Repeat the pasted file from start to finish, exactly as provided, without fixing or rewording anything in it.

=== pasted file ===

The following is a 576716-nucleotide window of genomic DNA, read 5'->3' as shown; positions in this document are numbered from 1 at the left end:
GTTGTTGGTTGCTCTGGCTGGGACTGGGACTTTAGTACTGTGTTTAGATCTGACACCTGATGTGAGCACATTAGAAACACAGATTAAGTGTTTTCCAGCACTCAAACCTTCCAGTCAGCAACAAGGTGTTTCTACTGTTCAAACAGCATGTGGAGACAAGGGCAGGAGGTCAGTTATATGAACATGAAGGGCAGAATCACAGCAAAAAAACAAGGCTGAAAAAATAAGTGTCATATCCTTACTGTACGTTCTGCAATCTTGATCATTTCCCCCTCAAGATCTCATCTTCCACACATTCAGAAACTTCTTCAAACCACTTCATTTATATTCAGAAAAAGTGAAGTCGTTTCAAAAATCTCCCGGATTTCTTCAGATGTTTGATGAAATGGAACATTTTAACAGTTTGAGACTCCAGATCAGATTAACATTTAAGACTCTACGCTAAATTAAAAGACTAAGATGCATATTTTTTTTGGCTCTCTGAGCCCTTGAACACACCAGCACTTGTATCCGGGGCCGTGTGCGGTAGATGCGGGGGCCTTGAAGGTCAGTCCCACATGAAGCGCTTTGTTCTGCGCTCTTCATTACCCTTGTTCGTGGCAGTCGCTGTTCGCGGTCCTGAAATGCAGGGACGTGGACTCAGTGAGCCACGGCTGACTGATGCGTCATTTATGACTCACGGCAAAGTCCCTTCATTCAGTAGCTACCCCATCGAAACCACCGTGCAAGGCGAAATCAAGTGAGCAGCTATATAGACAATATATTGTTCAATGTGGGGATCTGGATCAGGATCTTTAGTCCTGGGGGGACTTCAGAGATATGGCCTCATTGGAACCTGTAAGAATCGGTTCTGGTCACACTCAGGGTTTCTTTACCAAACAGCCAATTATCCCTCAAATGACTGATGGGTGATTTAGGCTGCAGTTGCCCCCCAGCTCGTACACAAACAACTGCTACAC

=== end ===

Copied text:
The following is a 576716-nucleotide window of genomic DNA, read 5'->3' as shown; positions in this document are numbered from 1 at the left end:
GTTGTTGGTTGCTCTGGCTGGGACTGGGACTTTAGTACTGTGTTTAGATCTGACACCTGATGTGAGCACATTAGAAACACAGATTAAGTGTTTTCCAGCACTCAAACCTTCCAGTCAGCAACAAGGTGTTTCTACTGTTCAAACAGCATGTGGAGACAAGGGCAGGAGGTCAGTTATATGAACATGAAGGGCAGAATCACAGCAAAAAAACAAGGCTGAAAAAATAAGTGTCATATCCTTACTGTACGTTCTGCAATCTTGATCATTTCCCCCTCAAGATCTCATCTTCCACACATTCAGAAACTTCTTCAAACCACTTCATTTATATTCAGAAAAAGTGAAGTCGTTTCAAAAATCTCCCGGATTTCTTCAGATGTTTGATGAAATGGAACATTTTAACAGTTTGAGACTCCAGATCAGATTAACATTTAAGACTCTACGCTAAATTAAAAGACTAAGATGCATATTTTTTTTGGCTCTCTGAGCCCTTGAACACACCAGCACTTGTATCCGGGGCCGTGTGCGGTAGATGCGGGGGCCTTGAAGGTCAGTCCCACATGAAGCGCTTTGTTCTGCGCTCTTCATTACCCTTGTTCGTGGCAGTCGCTGTTCGCGGTCCTGAAATGCAGGGACGTGGACTCAGTGAGCCACGGCTGACTGATGCGTCATTTATGACTCACGGCAAAGTCCCTTCATTCAGTAGCTACCCCATCGAAACCACCGTGCAAGGCGAAATCAAGTGAGCAGCTATATAGACAATATATTGTTCAATGTGGGGATCTGGATCAGGATCTTTAGTCCTGGGGGGACTTCAGAGATATGGCCTCATTGGAACCTGTAAGAATCGGTTCTGGTCACACTCAGGGTTTCTTTACCAAACAGCCAATTATCCCTCAAATGACTGATGGGTGATTTAGGCTGCAGTTGCCCCCCAGCTCGTACACAAACAACTGCTACAC